Discovered in 2000 by antiquarian book collector Jan Longone, curator of American culinary history at the University of Michigan in Ann Arbor, A Domestic Cook Book is believed to be the first cookbook by an African American woman. Throughout its slim thirty-nine pages, Russell reveals that Southern cuisine was complex, cosmopolitan, and inspired by European cuisine. Elegant cakes and pastries and delicate sweet and savory custards appear alongside familiar Southern dishes like sweet potato pudding and chow chow, a traditional pickled relish adapted from the previous century’s English cookbooks, popular in the United States at the time. Russell was a black cook two generations removed from the plantation kitchen.
Russell concluded her autobiographical introduction with confidence, stating: “I know my book will sell well where I have cooked, and am sure that those using my receipts will be well satisfied.”
The year her cookbook was printed, a fire destroyed much of the tiny town of Paw Paw, leaving no trace of Russell. Her cookbook, however, lives on and has been an inspiration to countless African American women in the kitchen.
What Mrs. Fisher Knows About Old Southern Cooking, Soups, Pickles, Preserves, Etc.
By Abby Fisher, 1881
Until the discovery of Malinda Russell’s work, Abby Fisher’s What Mrs. Fisher Knows About Old Southern Cooking, Soups, Pickles, Preserves, Etc., of 1881 was considered the earliest black-authored cookbook.
Born a slave in 1832, Fisher learned to cook in South Carolina plantation kitchens. After the Civil War, she and her husband moved to Mobile, Alabama, before relocating to San Francisco in 1877. It was in this sophisticated Northern California city where she gained a reputation for her cooking skills, winning medals and diplomas at various state fairs for her pickles, relishes and sauces. Fisher’s unique flavors blended African and American cultures by combining the foods and spices from two continents. Her dishes represented some of the best Southern cooking of the day, although her distinctive combinations may have also come from her exposure to West Coast recipes including those of the Asian American population.
A sought-after cook and caterer among the San Francisco’s upper class, Fisher’s success enabled her and her husband to open their own business, Mrs. Abby Fisher & Company, and later Mrs. Abby Fisher, Pickle Manufacturer. Friends and patrons insisted she record her knowledge and experience of Southern cooking in a cookbook, but there was a hitch in that plan. Because it was illegal for slaves to learn to read and write, the wildly successful Fisher was illiterate. Therefore, her recipes had to be written down by others as she dictated. Hence, the recipe for Circuit Hash could be a misunderstanding of Succotash.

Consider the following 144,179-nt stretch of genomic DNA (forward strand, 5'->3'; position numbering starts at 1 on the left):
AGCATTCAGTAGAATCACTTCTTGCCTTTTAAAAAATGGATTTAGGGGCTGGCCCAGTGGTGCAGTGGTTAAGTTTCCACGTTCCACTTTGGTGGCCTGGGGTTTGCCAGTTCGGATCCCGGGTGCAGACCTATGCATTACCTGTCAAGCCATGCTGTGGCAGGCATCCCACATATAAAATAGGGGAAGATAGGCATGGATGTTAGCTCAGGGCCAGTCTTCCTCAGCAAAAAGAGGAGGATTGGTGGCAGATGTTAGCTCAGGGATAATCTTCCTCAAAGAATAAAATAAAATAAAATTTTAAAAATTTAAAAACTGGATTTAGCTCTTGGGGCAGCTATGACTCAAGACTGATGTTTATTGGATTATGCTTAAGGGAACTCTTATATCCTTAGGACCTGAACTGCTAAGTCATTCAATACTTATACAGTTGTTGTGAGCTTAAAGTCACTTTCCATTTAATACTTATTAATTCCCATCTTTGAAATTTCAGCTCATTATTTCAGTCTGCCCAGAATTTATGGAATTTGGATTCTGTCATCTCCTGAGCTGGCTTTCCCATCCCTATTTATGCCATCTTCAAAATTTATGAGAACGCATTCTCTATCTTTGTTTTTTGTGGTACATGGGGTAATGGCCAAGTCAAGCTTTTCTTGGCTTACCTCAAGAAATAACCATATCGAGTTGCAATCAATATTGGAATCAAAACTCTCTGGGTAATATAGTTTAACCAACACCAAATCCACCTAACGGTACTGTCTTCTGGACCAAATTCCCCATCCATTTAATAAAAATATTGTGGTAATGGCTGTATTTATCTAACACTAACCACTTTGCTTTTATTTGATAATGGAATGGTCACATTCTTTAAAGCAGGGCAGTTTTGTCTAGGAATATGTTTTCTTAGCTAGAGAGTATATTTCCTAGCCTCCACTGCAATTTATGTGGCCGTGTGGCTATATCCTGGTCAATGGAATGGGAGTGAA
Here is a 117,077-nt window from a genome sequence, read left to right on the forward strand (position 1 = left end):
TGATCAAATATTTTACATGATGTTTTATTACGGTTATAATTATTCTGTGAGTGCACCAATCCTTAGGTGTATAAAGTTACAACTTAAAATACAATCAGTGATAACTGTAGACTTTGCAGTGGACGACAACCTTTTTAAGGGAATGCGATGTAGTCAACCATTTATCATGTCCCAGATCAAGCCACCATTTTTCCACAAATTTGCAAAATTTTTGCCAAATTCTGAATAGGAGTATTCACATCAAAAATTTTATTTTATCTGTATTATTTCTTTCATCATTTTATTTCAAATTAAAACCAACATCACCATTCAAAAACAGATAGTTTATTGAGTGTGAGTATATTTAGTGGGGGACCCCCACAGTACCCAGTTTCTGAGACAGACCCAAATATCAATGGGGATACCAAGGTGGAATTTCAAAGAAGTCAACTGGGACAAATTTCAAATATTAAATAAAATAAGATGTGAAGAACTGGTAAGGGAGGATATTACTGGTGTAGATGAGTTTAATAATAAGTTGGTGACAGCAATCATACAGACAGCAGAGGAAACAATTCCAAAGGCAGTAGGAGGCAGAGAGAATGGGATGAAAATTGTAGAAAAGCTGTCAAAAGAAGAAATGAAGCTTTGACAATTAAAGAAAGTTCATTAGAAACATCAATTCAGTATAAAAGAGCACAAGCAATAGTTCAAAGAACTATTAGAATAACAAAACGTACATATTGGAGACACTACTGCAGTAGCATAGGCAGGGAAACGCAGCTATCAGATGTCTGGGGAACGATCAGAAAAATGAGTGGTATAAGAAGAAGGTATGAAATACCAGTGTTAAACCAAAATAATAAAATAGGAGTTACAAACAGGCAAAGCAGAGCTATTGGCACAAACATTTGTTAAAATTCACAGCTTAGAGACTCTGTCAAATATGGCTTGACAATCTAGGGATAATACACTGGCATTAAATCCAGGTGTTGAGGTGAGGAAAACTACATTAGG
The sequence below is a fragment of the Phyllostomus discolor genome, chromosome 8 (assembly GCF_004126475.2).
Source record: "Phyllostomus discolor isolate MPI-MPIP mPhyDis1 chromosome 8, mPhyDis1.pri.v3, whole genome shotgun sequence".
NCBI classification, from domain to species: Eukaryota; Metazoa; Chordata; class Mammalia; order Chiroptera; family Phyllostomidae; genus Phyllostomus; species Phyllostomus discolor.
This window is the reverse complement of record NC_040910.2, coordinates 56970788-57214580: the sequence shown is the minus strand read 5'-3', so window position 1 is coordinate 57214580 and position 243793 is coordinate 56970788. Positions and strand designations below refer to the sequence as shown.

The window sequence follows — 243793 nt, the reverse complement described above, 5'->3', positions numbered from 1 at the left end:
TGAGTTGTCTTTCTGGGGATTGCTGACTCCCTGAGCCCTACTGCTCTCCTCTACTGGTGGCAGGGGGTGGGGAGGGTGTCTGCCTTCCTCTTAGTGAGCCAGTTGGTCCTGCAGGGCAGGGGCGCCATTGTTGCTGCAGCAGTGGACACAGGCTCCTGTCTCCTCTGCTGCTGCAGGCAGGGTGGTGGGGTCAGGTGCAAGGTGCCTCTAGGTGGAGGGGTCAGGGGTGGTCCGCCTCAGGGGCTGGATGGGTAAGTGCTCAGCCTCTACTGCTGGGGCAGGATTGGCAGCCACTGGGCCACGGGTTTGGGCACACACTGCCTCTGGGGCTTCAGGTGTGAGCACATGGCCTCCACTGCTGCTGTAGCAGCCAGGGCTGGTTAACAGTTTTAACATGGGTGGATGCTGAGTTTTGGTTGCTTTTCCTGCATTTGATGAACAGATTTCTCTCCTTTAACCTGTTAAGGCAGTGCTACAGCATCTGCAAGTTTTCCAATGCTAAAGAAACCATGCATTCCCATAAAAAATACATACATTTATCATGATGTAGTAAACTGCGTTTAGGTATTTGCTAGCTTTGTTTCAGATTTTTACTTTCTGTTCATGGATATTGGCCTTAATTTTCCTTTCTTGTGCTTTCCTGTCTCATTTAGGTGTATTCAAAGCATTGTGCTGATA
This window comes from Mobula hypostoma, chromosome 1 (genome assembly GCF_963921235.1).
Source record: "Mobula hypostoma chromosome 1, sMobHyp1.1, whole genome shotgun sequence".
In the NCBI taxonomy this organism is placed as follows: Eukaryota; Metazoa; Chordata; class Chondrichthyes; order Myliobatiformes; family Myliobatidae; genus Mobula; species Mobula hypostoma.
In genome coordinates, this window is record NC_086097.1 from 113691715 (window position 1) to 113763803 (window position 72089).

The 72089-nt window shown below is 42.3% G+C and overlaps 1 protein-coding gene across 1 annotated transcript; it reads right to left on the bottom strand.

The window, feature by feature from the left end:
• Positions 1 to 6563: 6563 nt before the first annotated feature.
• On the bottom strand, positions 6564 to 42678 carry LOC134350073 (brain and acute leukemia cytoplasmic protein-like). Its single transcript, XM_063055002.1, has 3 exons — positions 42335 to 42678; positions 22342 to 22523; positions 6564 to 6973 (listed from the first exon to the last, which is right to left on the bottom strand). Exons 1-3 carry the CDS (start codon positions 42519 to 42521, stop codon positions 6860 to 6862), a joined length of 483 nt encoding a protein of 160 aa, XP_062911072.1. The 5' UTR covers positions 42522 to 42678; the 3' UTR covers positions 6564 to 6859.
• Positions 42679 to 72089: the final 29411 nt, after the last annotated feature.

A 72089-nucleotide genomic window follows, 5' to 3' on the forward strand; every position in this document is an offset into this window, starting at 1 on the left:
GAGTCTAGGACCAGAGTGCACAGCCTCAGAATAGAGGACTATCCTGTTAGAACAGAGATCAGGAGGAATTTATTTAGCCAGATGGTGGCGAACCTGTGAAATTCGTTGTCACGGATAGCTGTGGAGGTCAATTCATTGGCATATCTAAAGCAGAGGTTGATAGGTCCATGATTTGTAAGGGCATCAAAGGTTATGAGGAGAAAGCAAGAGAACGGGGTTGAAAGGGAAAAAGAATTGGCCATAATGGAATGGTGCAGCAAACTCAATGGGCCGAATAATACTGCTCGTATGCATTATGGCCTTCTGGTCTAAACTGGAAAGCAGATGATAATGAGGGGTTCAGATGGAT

Fisher also shares a personal glimpse into her previous plantation life at times, for example in her recipe for Blackberry Syrup for Dysentery in Children, stating the tried and true syrup is “an old Southern plantation remedy among colored people.”
Published in San Francisco by the Women’s Cooperative Printing Office, What Mrs. Fisher Knows About Old Southern Cooking reflects the high degree of trust on behalf of Fisher and the generosity of the people who helped her.
Good Things to Eat, as Suggested by Rufus: A Collection of Practical Recipes for Preparing Meats, Game, Fowl, Fish, Puddings, Pastries, Etc.
By Rufus Estes, 1911
Slave-born Rufus Estes became one of the best-known chefs in Chicago. A renowned chef for the Pullman Railway Car Service, he was first black railway chef to publish a cookbook, 1911’s Good Things to Eat.
In his introduction, Estes offers a glimpse of American history in the explanation of his name. Born in rural Tennessee in 1857, his last name comes from D.J. Estes, his slave master. History continues as he tells the reader that after emancipation, his family moved to Nashville where he briefly attended school and worked various odd jobs, including milking cows for two dollars a month. At age sixteen he began training in a Nashville restaurant before relocating to Chicago to work for the Pullman Co. in 1883.
After starting his career as a private car attendant, Estes quickly worked his way into the kitchen of the opulent railway company. Becoming a chef in the VIP dining car was quite a feat considering dining-car chefs were primarily white. In the railway hierarchy, working one’s way to a higher position was nearly impossible for African Americans who typically served as attendants, maids, porters, waiters and valets. But eventually, Estes’ culinary skills were celebrated among the upper classes of the Gilded Age.
In Good Things to Eat, Rufus explains that its nearly six hundred recipes “represent the labor of years…day by day and month by month, under…in many instances, not too favorable conditions.” His small railway kitchen was likely hot and cramped, but the working conditions did not keep him from creating extravagant dishes in addition to comfort food. Pickles and preserves give a nod to his rural Southern roots and sit right at home beside recipes for lobster bisque and steak with bordeaux sauce and bone marrow. His menus were defined by the train’s route, and his cooking was European-inspired infused with American regional ingredients. Industry magnates, American presidents, foreign dignitaries, and celebrities enjoyed his lavish meals.
Estes left Pullman in 1907 to work for U.S. Steel Corporation in Chicago, which was his place of employment when he wrote his cookbook. When Good Things to Eat was published, the Chicago Defender, the city’s African American newspaper, lauded Estes as a master of his craft. Sadly, Estes died in relative obscurity, but not before gracing the world with his culinary skills.